This study aimed to examine whether expression of human hepatic lipase (hHL) exerted an intracellular effect on hepatic production of apolipoprotein (apo) A-I. The levels of secreted and cell-associated apoA-I were contrasted between primary hepatocytes isolated from Lipc-null and C57BL/6 mice, and between Lipc-null hepatocytes transfected with either hHL-encoding or control adenovirus. An HSPG-binding deficient hHL protein (hHLmt) was used to determine the impact of cell surface binding on HL action. Accumulation of apoA-I in conditioned media of primary hepatocytes isolated from Lipc-null mice was increased as compared to that from C57BL/6 mice. Metabolic labeling experiments showed that secretion of 35S-apoA-I from Lipc-null cells was significantly higher than that from C57BL/6 cells. Expression of hHL in Lipc-null hepatocytes, through adenovirus-mediated gene transfer, resulted in decreased synthesis and secretion of 35S-apoA-I, but not 35S-apoE, as compared with cells transfected with control adenovirus. Expression of HSPG-binding deficient hHLmt in Lipc-null cells also exerted an inhibitory effect on apoA-I production, even though hHLmt displayed impaired exit from the endoplasmic reticulum as compared with hHL. Subcellular fractionation revealed that expression of hHL or hHLmt led to increased microsome-association of apoA-I relative to non-transfected control. Expression of hHL negatively impacts hepatic production of apoA-I.
Macrophage death in advanced atherosclerosis promotes plaque necrosis and destabilization. Autophagy func?tions in bulk degradation of cellular components, has been recognized recently as an important mechanism for cell survive under endoplasmic reticulum (ER) stress. We previously found that engagement of the class A scavenger receptor (SR-A) triggered JNK-dependent apoptosis in ER-stressed macrophages. However, the pro-apoptosis mechanisms mediated by SR-A are not fully understood. We therefore sought to see if SR-A mediated apoptosis was associated with the autophagy in macrophages. In this study, we showed that fucoidan inhibited microtubule-associated protein light chain 3-phospholipid conjugates (LC3-II) formation as well as the number of autophago?somes under ER stress. The inhibition of LC3-II formation was paralleled by activation of mTOR pathways, and inhibition of mTOR allowed LC3-II induction in macrophages treated with thapsigargin plus fucoidan. Further?more, apoptosis induced by fucoidan was prevented under ER stress by the inhibitor of mTOR treatment. We propose that fucoidan, a SR-A agonist, may contribute to macrophages apoptosis during ER stress by inhibition of autophagy.
Though obstructive sleep apnea hypopnea syndrome (OSAHS) and metabolic syndrome (MS) are correlated; the contributing factors for the occurrence of MS in Chinese snorers remain largely undefined. We aimed to investigate the associated pathogenesis of coexistence of OSAHS and MS in Chinese snorers. A total of 144 Chinese habitual snorers were divided into 3 groups, the control group (simple snorers) (n = 36), the mild OSAHS group (n = 52) and the moderate-to-severe OSAHS group (n = 56). The incidence of MS in the moderate-to-severe OSAHS group (26.8%) was significantly higher than that in the control group (8.3%), the mild OSAHS group (11.1%) and all the OSAHS patients (19.45%) (all P<0.05). Homeostatic model assessment (HOMA) index and proinsulin (PI) were negatively correlated with nocturnal meanSpO2 and miniSpO2. Meanwhile, nocturnal SpO2 were negatively correlated with body mass index, waist and neck circumferences and diastolic blood pressure, but positively correlated with total cholesterol and high-density lipoprotein cholesterol. The study indicated that in Chinese snorers, moderate- to-severe OSAHS was closely associated with MS via nocturnal hypoxemia.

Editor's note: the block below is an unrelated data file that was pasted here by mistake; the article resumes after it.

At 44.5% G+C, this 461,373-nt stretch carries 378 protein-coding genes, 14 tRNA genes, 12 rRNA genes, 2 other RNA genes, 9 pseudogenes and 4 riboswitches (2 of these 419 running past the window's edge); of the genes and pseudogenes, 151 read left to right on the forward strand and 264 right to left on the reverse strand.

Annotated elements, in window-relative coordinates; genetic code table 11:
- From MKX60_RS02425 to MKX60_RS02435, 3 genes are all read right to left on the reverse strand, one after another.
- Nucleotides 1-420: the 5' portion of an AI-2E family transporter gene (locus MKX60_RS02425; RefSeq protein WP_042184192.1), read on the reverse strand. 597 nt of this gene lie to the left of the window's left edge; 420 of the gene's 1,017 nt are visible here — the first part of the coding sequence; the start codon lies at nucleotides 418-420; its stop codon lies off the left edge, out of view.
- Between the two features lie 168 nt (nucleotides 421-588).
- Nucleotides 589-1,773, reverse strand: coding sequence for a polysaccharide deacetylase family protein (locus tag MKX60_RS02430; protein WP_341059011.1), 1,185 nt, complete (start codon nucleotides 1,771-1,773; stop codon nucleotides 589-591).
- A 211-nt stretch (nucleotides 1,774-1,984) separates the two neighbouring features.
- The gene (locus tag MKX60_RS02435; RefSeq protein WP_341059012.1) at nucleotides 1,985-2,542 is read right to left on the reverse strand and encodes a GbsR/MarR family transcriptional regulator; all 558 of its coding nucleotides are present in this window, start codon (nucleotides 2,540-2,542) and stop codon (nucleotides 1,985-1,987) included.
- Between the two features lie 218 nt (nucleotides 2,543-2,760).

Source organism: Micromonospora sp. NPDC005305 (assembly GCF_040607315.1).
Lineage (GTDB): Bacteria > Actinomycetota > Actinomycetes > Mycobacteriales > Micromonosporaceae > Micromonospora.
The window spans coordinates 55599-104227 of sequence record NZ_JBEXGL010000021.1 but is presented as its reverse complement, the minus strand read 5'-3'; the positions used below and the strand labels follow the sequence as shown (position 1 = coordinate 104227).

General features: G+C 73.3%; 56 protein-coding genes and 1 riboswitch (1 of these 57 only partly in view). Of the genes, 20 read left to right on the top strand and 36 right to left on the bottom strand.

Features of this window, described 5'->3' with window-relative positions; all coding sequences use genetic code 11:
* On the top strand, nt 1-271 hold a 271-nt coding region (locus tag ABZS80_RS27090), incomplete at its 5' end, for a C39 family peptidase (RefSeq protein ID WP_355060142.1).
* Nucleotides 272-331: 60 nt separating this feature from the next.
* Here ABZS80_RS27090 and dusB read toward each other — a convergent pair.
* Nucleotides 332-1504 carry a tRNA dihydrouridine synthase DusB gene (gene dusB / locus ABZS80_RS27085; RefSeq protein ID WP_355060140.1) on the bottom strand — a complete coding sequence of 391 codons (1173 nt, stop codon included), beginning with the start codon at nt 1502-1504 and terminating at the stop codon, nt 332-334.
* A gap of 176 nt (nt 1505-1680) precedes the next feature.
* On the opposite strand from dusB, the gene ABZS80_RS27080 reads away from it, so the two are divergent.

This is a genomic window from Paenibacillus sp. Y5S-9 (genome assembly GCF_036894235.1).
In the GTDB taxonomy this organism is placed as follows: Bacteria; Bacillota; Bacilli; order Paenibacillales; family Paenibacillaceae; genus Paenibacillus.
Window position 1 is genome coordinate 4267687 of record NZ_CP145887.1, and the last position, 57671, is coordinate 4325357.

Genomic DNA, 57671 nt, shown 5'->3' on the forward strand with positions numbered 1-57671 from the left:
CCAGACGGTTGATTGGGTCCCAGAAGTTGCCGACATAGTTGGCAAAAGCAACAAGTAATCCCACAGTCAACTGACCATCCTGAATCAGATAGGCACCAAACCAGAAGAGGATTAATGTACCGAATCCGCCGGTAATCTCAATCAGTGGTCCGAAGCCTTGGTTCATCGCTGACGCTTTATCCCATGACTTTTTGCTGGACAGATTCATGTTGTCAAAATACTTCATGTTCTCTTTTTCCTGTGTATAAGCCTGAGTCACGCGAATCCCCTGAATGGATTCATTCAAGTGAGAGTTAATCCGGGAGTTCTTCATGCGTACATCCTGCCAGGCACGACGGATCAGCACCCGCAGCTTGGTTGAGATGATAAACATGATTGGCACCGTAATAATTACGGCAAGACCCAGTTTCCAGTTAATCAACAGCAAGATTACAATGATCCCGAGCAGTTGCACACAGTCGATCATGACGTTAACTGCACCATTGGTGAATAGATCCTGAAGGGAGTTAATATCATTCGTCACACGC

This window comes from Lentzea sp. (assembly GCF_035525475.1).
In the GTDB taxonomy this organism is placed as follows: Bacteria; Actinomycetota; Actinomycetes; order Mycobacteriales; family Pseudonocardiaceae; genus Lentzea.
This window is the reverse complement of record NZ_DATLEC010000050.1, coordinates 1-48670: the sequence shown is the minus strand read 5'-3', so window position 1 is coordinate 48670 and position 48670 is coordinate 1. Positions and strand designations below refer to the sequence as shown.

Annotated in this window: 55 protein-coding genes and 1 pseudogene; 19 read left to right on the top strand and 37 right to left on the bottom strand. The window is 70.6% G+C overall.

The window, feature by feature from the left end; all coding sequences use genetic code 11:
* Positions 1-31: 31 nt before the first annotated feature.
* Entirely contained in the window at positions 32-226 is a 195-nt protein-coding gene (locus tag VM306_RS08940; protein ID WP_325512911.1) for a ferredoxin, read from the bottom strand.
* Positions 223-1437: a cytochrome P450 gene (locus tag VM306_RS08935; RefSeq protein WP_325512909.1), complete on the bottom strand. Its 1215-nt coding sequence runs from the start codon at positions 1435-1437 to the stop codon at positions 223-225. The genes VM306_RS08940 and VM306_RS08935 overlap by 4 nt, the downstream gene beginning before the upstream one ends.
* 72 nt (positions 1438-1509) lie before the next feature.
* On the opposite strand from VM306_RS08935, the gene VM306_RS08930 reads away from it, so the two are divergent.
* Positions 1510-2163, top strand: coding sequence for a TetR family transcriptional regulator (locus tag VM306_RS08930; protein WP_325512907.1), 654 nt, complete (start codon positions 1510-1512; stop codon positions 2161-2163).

Computer-navigated pedicle screw insertion is applied to the thoracic and lumbar spine to attain high insertion accuracy and a low rate of screw-related complications. However, some in vivo and in vitro studies have shown that no advantages are gained with the use of navigation techniques compared to conventional techniques. Additionally, inconsistent conclusions have been drawn in various studies due to different population characteristics and methods used to assess the accuracy of screw placement. Moreover, it is not clear whether pedicle screw insertion with navigation techniques decreases the incidence of screw-related complications. Therefore, this study was sought to perform a meta-analysis of all available prospective evidence regarding pedicle screw insertion with or without navigation techniques in human thoracic and lumbar spine. We considered in vivo comparative studies that assessed the results of pedicle screw placement with or without navigation techniques. PubMed, Ovid MEDLINE and EMBASE databases were searched. Three published randomized controlled trials (RCTs) and nine retrospective comparative studies met the inclusion criteria. These studies included a total of 732 patients in whom 4,953 screws were inserted. In conclusion, accuracy of the position of grade I, II, III and IV screws and complication rate related to pedicle screw placement were significantly increased when navigation techniques were used in comparison to conventional techniques. Future research in this area should include RCTs with well-planned methodology to limit bias and report on validated, patient-based outcome measures.
Many surgeons practice prophylactic drainage after cholecystectomy without reliable evidence. This study was conducted to answer the question whether to drain or not to drain after cholecystectomy for acute calculous cholecystitis. A retrospective review of all patients who had cholecystectomy for acute cholecystitis in Aseer Central Hospital, Abha, Saudi Arabia, was conducted from April 2010 to April 2012. Data were extracted from hospital case files. Preoperative data included clinical presentation, routine investigations and liver function tests. Operative data included excessive adhesions, bleeding, bile leak, and drain insertion. Complicated cases such as pericholecystic collections, mucocele and empyema were also reported. Patients who needed therapeutic drainage were excluded. Postoperative data included hospital stay, volume of drained fluid, time of drain removal, and drain site problems. The study included 103 patients allocated into two groups; group A (n 5 38) for patients with operative drain insertion and group B (n 5 65) for patients without drain insertion. The number of patients with preoperative diagnosis of acute non-complicated cholecystitis was significantly greater in group B (80%) than group A (36.8%) (P , 0.001). Operative time was significantly longer in group A. All patients who were converted from laparoscopic to open cholecystectomy were in group A.Multivariate analysis revealed that hospital stay was significantly (P , 0.001) longer in patients with preoperative complications. There was no added benefit for prophylactic drain insertion after cholecystectomy for acute calculous cholecystitis in non-complicated or in complicated cases.